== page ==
Fecal impaction

From Wikipedia, the free encyclopedia
Jump to: navigation, search
Fecal impaction
Classification and external resources
ICD-9 560.32
DiseasesDB 9450
MedlinePlus 000230
MeSH D005244

A fecal impaction is a solid, immobile bulk of human feces that can develop in the rectum as a result of chronic constipation. A related term is fecal loading which refers to a large volume of stool in the rectum of any consistency.[1]

Symptoms[edit]

Plain abdominal X-ray showing a huge fecal impaction extending from the pelvis upwards to the left subphrenic space and from the left towards the right flank, measuring over 40 cm in length and 33 cm in width.

Symptoms include chronic constipation. There can be fecal incontinence and paradoxical or overflow diarrhea (encopresis) as liquid stool passes around the obstruction. Complications may include necrosis and ulcers of the rectal tissue. Abdominal pain and bloating could also be present depending on the severity of the condition. Loss of appetite can also occur.

Treatment[edit]

The treatment of fecal impaction requires both the remedy of the impaction and treatment to prevent future recurrences. Decreased motility of the colon results in dry, hard stools that in the case of fecal impaction become compacted into a large, hard mass of stool that can not be expelled from the rectum.

Various methods of treatment attempt to remove the impaction by softening the stool, lubricating the stool, or breaking it into pieces small enough for removal. Enemas and osmotic laxatives can be used to soften the stool by increasing the water content until it is soft enough to be expelled. Osmotic laxatives such as magnesium citrate work within minutes - 8 hours for onset of action, and even then they may not be sufficient to expel the stool.

Osmotic laxatives can cause cramping and even severe pain as the patient's attempts to evacuate the contents of the rectum are blocked by the fecal mass. Polyethylene glycol (PEG 3500) may be used to increase the water content of the stool without cramping;[citation needed] however, since it may take 24 to 48 hours for it to take effect, it is not well suited to cases where the impaction needs to be removed immediately due to risk of complications or severe pain. Enemas (such as hyperosmotic saline) and suppositories (such as glycerine suppositories) work by increasing water content and stimulating peristalsis to aid in expulsion, and both work much more quickly than oral laxatives.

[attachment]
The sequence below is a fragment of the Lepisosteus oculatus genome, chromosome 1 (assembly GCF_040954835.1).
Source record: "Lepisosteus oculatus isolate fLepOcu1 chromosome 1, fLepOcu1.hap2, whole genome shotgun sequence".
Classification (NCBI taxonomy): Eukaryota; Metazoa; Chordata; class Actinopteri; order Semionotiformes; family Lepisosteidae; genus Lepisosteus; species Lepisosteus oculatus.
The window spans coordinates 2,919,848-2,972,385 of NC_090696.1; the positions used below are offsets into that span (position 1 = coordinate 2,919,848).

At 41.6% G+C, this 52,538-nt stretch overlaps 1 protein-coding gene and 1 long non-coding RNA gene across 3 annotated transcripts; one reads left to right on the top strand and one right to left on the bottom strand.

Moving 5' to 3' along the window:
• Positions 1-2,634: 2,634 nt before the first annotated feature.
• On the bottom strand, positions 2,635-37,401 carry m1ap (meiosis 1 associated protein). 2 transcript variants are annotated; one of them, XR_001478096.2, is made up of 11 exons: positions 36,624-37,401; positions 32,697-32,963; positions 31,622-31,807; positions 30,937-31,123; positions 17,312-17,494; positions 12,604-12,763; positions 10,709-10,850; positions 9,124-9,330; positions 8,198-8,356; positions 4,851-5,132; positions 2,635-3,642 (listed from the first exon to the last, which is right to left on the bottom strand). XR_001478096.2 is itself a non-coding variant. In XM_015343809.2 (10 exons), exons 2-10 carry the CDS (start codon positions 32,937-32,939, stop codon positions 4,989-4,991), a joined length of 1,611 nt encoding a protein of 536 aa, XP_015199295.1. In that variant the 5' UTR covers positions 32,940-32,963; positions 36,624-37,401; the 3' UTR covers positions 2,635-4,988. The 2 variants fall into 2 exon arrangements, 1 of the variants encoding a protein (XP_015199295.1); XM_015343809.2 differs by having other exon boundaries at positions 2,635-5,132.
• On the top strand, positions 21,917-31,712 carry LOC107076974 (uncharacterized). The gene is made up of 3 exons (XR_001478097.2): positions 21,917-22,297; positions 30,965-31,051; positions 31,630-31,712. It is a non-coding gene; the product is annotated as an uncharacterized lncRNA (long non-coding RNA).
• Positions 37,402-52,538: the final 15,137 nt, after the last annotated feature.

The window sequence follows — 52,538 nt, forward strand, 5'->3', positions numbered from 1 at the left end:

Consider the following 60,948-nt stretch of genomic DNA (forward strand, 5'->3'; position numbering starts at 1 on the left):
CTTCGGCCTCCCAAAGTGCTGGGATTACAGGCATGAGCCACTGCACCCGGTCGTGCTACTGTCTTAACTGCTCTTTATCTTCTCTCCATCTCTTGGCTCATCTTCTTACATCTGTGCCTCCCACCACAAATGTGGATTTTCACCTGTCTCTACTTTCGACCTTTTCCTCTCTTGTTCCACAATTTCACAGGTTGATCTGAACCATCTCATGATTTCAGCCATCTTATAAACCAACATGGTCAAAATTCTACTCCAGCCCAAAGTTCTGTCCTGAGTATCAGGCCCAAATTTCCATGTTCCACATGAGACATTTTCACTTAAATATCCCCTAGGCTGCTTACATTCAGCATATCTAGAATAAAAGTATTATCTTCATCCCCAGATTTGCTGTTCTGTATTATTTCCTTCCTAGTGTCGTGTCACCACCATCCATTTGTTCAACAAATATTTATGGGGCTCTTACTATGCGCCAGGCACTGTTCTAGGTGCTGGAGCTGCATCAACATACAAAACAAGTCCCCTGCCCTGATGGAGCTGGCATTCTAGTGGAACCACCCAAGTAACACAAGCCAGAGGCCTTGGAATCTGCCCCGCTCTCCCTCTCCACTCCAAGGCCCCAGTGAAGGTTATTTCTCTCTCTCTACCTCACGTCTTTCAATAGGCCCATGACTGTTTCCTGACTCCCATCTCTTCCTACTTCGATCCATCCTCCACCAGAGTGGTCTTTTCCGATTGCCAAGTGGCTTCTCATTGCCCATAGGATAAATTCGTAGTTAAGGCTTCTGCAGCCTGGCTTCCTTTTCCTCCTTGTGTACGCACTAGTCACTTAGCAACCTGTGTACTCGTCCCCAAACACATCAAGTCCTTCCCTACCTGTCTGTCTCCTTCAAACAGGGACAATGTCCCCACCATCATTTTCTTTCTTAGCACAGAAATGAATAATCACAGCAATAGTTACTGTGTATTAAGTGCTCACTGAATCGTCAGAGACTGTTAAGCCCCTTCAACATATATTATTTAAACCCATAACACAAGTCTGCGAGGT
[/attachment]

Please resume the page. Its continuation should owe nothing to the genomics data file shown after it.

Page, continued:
Because enemas work in 2–15 minutes, they do not allow sufficient time for a large fecal mass to soften. Even if the enema is successful at dislodging the impacted stool, the impacted stool may remain too large to be expelled through the anal canal. Mineral oil enemas can assist by lubricating the stool for easier passage. In cases where enemas fail to remove the impaction, polyethylene glycol can be used to attempt to soften the mass over 24–48 hours, or if immediate removal of the mass is needed, manual disimpaction may be used. Manual disimpaction may be performed by lubricating the anus and using one gloved finger with a scoop-like motion to break up the fecal mass. Most often manual disimpaction is performed without general anaesthesia, although sedation may be used. In more involved procedures, general anaesthesia may be used, although the use of general anaesthesia increases the risk of damage to the anal sphincter. If all other treatments fail, surgery may be necessary[citation needed].